As with other penicillins, patients may experience neuromuscular excitability or convulsions if higher than recommended doses are given intravenously (particularly in the presence of renal failure).

Nephrotoxicity In Critically Ill Patients

The use of Acipirin was found to be an independent risk factor for renal failure and was associated with delayed recovery of renal function as compared to other beta-lactam antibacterial drugs in a randomized, multicenter, controlled trial in critically ill patients. Based on this study, alternative treatment options should be considered in the critically ill population. If alternative treatment options are inadequate or unavailable, monitor renal function during treatment with Acipirin.

Combined use of piperacillin/tazobactam and vancomycin may be associated with an increased incidence of acute kidney injury.

Electrolyte Effects

Acipirin contains a total of 2.84 mEq (65 mg) of Na+ (sodium) per gram of piperacillin in the combination product. This should be considered when treating patients requiring restricted salt intake. Periodic electrolyte determinations should be performed in patients with low potassium reserves, and the possibility of hypokalemia should be kept in mind with patients who have potentially low potassium reserves and who are receiving cytotoxic therapy or diuretics.

Clostridium Difficile Associated Diarrhea

Clostridium difficile associated diarrhea (CDAD) has been reported with use of nearly all antibacterial agents, including Acipirin, and may range in severity from mild diarrhea to fatal colitis. Treatment with antibacterial agents alters the normal flora of the colon leading to overgrowth of C. difficile.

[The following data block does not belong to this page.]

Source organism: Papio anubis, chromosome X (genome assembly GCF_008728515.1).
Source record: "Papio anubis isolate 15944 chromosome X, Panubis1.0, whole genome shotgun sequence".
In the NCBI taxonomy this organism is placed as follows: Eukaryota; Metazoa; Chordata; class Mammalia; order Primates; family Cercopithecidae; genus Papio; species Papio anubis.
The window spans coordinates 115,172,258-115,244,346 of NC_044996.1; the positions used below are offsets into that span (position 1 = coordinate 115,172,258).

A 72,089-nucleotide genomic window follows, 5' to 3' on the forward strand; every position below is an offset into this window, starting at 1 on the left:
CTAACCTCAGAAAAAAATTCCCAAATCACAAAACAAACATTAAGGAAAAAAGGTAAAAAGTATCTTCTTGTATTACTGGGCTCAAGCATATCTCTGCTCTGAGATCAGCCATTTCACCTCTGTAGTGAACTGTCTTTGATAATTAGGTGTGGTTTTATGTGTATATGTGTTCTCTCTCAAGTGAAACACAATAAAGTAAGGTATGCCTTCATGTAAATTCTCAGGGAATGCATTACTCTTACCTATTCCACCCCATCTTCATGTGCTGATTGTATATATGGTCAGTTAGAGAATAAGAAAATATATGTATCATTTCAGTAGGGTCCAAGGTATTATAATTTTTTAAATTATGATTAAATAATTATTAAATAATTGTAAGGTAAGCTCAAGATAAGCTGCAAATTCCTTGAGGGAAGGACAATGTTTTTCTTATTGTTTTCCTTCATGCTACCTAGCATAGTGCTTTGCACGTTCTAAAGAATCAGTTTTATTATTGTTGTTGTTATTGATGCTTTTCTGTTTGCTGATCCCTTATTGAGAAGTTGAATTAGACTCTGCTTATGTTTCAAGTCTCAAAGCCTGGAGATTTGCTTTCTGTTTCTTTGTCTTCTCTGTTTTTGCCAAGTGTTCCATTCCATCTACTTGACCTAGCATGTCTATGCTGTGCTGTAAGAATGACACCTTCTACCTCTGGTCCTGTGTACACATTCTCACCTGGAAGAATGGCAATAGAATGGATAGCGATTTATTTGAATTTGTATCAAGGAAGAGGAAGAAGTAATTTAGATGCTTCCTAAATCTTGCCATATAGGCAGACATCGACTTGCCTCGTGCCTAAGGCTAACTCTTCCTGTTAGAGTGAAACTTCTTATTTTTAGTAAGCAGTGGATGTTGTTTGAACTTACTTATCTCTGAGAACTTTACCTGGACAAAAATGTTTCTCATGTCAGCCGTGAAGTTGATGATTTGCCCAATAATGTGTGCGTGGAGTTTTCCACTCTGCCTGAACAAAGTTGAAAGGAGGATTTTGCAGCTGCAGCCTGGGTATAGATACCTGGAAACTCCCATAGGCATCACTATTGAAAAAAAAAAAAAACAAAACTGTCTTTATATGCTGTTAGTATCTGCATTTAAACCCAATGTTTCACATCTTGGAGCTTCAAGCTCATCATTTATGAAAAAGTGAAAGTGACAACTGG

C. difficile produces toxins A and B which contribute to the development of CDAD. Hypertoxin producing strains of C. difficile cause increased morbidity and mortality, as these infections can be refractory to antimicrobial therapy and may require colectomy. CDAD must be considered in all patients who present with diarrhea following antibacterial drug use. Careful medical history is necessary since CDAD has been reported to occur over two months after the administration of antibacterial agents.

If CDAD is suspected or confirmed, ongoing antibacterial drug use not directed against C. difficile may need to be discontinued. Appropriate fluid and electrolyte management, protein supplementation, antibacterial treatment of C. difficile, and surgical evaluation should be instituted as clinically indicated.

Development Of Drug-Resistant Bacteria